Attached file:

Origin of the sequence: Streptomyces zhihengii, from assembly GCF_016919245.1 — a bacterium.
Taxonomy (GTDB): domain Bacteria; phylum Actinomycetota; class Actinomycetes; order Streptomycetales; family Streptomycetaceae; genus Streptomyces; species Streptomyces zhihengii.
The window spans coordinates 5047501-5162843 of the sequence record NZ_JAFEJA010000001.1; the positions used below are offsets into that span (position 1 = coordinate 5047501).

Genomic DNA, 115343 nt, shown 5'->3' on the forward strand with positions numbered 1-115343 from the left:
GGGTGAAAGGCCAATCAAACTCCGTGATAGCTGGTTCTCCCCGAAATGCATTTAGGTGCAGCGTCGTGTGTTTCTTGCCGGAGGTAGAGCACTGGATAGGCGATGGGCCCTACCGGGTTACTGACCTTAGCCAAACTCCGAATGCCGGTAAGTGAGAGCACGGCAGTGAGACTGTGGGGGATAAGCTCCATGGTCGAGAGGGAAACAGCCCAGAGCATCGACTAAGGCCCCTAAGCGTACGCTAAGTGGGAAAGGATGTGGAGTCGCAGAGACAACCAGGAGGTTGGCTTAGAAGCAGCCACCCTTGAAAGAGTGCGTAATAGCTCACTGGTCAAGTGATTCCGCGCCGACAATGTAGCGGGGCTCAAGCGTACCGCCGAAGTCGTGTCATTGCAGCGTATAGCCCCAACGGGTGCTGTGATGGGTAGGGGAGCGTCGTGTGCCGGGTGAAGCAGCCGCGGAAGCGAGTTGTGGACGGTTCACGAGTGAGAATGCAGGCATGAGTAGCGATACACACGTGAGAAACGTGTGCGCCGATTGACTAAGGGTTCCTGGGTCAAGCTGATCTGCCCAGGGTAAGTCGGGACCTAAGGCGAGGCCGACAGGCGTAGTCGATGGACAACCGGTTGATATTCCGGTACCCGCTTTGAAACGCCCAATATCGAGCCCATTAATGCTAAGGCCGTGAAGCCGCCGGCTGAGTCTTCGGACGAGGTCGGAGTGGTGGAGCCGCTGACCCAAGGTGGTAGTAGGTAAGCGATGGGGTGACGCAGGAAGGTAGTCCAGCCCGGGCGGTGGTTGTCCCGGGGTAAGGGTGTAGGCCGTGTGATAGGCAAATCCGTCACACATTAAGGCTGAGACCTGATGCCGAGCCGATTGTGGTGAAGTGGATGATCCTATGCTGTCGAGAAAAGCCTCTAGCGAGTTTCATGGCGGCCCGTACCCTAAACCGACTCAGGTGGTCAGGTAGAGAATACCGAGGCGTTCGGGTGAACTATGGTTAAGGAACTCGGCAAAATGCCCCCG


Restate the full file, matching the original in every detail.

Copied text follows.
Origin of the sequence: Streptomyces zhihengii, from assembly GCF_016919245.1 — a bacterium.
Taxonomy (GTDB): domain Bacteria; phylum Actinomycetota; class Actinomycetes; order Streptomycetales; family Streptomycetaceae; genus Streptomyces; species Streptomyces zhihengii.
The window spans coordinates 5047501-5162843 of the sequence record NZ_JAFEJA010000001.1; the positions used below are offsets into that span (position 1 = coordinate 5047501).

Genomic DNA, 115343 nt, shown 5'->3' on the forward strand with positions numbered 1-115343 from the left:
GGGTGAAAGGCCAATCAAACTCCGTGATAGCTGGTTCTCCCCGAAATGCATTTAGGTGCAGCGTCGTGTGTTTCTTGCCGGAGGTAGAGCACTGGATAGGCGATGGGCCCTACCGGGTTACTGACCTTAGCCAAACTCCGAATGCCGGTAAGTGAGAGCACGGCAGTGAGACTGTGGGGGATAAGCTCCATGGTCGAGAGGGAAACAGCCCAGAGCATCGACTAAGGCCCCTAAGCGTACGCTAAGTGGGAAAGGATGTGGAGTCGCAGAGACAACCAGGAGGTTGGCTTAGAAGCAGCCACCCTTGAAAGAGTGCGTAATAGCTCACTGGTCAAGTGATTCCGCGCCGACAATGTAGCGGGGCTCAAGCGTACCGCCGAAGTCGTGTCATTGCAGCGTATAGCCCCAACGGGTGCTGTGATGGGTAGGGGAGCGTCGTGTGCCGGGTGAAGCAGCCGCGGAAGCGAGTTGTGGACGGTTCACGAGTGAGAATGCAGGCATGAGTAGCGATACACACGTGAGAAACGTGTGCGCCGATTGACTAAGGGTTCCTGGGTCAAGCTGATCTGCCCAGGGTAAGTCGGGACCTAAGGCGAGGCCGACAGGCGTAGTCGATGGACAACCGGTTGATATTCCGGTACCCGCTTTGAAACGCCCAATATCGAGCCCATTAATGCTAAGGCCGTGAAGCCGCCGGCTGAGTCTTCGGACGAGGTCGGAGTGGTGGAGCCGCTGACCCAAGGTGGTAGTAGGTAAGCGATGGGGTGACGCAGGAAGGTAGTCCAGCCCGGGCGGTGGTTGTCCCGGGGTAAGGGTGTAGGCCGTGTGATAGGCAAATCCGTCACACATTAAGGCTGAGACCTGATGCCGAGCCGATTGTGGTGAAGTGGATGATCCTATGCTGTCGAGAAAAGCCTCTAGCGAGTTTCATGGCGGCCCGTACCCTAAACCGACTCAGGTGGTCAGGTAGAGAATACCGAGGCGTTCGGGTGAACTATGGTTAAGGAACTCGGCAAAATGCCCCCG